Isolated Limb Perfusion (ILP)

Isolated Limb Perfusion is a surgical procedure. This is where we deliver chemotherapy into a limb (arm or leg) affected by a tumour. This is a type of “regional chemotherapy.” It lets us administer very high doses of chemotherapy straight into the tumour. By isolating the limb from the rest of your body’s blood supply, we can distribute the drugs to the limb alone. This means that ILP treats the tumour and avoids many of the toxic side effects of chemotherapy

Cancer Education
2 min read

We perform Isolated Limb Perfusion with two chemotherapy drugs: Melphalan and Tumour necrosis factor-alpha. ILP using tumour necrosis factor-alpha has become an important technique. It helps us manage patients with advanced soft-tissue tumours of the limbs. We have proven it to be effective at avoiding amputation when other treatments are not.

Who can get Isolated Limb Perfusion (ILP)

We can use ILP to treat several different tumour types, the most common being:  

  • Melanoma  

  • Sarcoma 

We can also use it in some other types of skin and soft-tissue tumours. We usually recommend it where the standard surgery to remove your tumour is not possible. 

Soft-tissue cancers can include tumours that need amputation. We use ILP as an alternative. It has proven to be successful in preventing amputation in many patients. 

We can perform another form of regional chemotherapy. We call this form Isolated Limb Infusion (ILI). ILI and ILP are effective for treating inoperable melanoma. ILP is superior for treating sarcoma and other soft tissue tumours. 

The Isolated Limb Perfusion (ILP) procedure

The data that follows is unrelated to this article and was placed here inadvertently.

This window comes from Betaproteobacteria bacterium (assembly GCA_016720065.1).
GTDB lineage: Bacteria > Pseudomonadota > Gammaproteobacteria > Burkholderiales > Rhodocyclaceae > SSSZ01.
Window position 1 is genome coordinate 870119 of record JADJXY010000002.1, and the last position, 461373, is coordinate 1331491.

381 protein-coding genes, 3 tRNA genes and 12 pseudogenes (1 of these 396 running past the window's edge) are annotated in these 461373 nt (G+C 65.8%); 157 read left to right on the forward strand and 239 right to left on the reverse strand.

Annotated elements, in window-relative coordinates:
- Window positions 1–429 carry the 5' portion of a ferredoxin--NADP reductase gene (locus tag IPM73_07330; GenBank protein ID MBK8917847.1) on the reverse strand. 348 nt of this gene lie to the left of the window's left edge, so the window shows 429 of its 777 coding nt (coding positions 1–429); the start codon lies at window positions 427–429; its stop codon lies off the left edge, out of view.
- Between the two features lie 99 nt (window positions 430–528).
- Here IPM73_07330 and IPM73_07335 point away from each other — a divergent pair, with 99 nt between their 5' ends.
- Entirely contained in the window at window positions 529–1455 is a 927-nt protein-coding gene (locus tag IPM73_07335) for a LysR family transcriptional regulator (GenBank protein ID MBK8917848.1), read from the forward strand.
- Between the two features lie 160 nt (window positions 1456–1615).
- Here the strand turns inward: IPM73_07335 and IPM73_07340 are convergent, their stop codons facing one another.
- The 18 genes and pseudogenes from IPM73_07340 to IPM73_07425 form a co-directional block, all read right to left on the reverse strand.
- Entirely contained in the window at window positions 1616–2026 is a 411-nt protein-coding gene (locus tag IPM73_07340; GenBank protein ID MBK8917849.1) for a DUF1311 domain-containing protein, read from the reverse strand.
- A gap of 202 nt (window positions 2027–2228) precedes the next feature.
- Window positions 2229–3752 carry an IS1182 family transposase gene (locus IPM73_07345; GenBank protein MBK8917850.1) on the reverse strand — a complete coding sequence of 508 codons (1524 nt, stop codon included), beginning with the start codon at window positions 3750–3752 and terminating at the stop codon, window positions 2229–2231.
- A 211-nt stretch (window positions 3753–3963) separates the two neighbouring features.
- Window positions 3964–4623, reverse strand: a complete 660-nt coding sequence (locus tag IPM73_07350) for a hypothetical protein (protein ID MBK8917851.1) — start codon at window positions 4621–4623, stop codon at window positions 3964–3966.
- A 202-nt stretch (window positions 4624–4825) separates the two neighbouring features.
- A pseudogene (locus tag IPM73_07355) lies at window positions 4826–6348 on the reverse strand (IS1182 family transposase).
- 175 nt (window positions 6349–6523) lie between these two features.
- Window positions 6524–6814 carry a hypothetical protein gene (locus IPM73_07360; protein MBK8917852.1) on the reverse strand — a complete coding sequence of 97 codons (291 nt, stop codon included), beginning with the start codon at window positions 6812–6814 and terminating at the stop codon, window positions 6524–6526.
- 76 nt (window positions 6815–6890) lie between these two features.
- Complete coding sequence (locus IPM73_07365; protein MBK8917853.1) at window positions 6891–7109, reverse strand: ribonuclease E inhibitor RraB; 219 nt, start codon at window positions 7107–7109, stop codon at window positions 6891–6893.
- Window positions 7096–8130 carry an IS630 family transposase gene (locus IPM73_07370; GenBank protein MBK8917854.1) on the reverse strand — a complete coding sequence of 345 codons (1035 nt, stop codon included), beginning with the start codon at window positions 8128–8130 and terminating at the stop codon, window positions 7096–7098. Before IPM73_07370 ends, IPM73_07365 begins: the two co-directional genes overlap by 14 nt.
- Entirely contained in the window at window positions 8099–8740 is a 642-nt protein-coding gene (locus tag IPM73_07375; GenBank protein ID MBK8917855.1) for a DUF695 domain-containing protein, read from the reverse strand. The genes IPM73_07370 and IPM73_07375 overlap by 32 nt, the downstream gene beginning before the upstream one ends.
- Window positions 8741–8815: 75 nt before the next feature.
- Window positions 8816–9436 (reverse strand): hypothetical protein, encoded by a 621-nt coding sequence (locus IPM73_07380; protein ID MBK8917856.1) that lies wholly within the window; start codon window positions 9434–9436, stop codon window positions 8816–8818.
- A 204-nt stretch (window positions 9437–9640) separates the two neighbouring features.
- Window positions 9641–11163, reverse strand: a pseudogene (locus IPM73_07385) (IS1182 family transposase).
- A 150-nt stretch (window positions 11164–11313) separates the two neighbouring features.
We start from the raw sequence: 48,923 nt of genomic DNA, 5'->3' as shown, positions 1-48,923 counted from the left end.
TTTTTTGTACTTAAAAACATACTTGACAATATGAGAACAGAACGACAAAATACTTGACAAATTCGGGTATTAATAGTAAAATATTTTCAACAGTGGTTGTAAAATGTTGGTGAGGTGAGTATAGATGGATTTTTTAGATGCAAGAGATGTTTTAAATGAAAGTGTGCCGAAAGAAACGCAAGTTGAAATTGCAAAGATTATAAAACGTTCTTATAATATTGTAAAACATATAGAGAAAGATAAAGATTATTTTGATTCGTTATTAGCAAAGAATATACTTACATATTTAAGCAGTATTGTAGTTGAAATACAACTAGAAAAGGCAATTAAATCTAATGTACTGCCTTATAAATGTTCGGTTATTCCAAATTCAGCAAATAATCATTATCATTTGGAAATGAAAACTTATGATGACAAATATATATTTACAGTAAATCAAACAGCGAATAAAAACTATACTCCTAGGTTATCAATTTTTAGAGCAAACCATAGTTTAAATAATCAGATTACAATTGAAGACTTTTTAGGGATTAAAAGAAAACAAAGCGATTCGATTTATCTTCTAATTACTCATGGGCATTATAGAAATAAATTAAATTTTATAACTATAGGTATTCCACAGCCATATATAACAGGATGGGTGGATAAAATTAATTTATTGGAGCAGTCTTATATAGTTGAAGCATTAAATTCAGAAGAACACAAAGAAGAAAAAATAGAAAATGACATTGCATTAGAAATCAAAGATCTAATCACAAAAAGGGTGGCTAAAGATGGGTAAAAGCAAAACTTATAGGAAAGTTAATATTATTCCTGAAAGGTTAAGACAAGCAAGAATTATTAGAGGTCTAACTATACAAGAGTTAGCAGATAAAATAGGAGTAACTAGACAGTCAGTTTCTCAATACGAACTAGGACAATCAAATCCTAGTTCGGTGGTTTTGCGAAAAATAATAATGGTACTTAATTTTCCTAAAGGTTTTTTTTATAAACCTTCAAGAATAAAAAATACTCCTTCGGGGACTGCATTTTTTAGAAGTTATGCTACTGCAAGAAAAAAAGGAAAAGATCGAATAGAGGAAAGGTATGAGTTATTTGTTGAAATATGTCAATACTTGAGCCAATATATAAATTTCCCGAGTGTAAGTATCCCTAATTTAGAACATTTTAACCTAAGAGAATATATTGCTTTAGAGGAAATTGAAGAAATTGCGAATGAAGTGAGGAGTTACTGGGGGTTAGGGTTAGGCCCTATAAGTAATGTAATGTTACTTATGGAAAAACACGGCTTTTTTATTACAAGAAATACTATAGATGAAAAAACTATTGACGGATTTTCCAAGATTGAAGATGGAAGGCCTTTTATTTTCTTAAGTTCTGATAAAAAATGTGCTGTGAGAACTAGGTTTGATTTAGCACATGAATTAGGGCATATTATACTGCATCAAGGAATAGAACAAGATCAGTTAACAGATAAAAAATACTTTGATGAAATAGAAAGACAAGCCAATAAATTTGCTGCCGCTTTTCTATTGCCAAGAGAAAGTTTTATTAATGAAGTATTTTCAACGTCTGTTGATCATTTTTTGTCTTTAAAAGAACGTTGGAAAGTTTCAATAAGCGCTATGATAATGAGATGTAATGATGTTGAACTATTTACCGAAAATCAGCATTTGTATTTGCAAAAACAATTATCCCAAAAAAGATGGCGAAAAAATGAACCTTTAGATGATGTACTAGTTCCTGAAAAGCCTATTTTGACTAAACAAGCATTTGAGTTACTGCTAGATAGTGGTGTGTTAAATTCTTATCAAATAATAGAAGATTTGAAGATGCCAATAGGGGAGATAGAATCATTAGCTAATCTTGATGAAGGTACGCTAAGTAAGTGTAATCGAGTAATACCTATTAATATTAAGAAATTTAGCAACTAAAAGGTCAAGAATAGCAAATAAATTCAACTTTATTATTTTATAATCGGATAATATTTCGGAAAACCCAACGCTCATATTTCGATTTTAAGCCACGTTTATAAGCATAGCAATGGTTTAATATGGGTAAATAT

1. As ILP is a surgical procedure, we will first put you under general anaesthesia

  2. We make an incision in your arm or leg to find the main blood vessels

  3. The surgeon then places large tubes into your artery and vein, and a tourniquet on the top of the limb. This disconnects the blood supply of the limb from the rest of the body for a short time. It then prevents any chemotherapy leaking back into the body 

  4. We connect the tubes to a machine that adds oxygen and chemotherapy to your own blood and pumps it into the limb

  5. We pump the blood and chemotherapy around the limb for about an hour and then washed out

  6. We remove the tubes and stitch up the artery and vein

  7. We then return the blood flow between your limb and the rest of the body and stitch the skin closed

  8. Afterwards, you go to the ward where you can recover

  9. You will usually stay in hospital for about five days

What are the side-effects and risks of Isolated Limb Perfusion? 

ILP has some side effects and risks like all surgical procedures. Most of these side effects and risks are minor and well-tolerated. Some side effects that you may experience are listed below.  

  • After ILP you will have some pain, swelling and redness in the limb. This often lasts for six to eight weeks (about two months). Simple painkillers like paracetamol are adequate treatments in most people

  • You might get more severe symptoms after ILP that need a longer stay in hospital. These usually settle without needing any specific treatment 

  • Very severe side-effects, whilst possible, are very rare

Related pages

Melanoma & Skin 

Isolated Limb Perfusion for Malignant Melanoma: Systematic Review on Effectiveness and Safety

Hayden Snow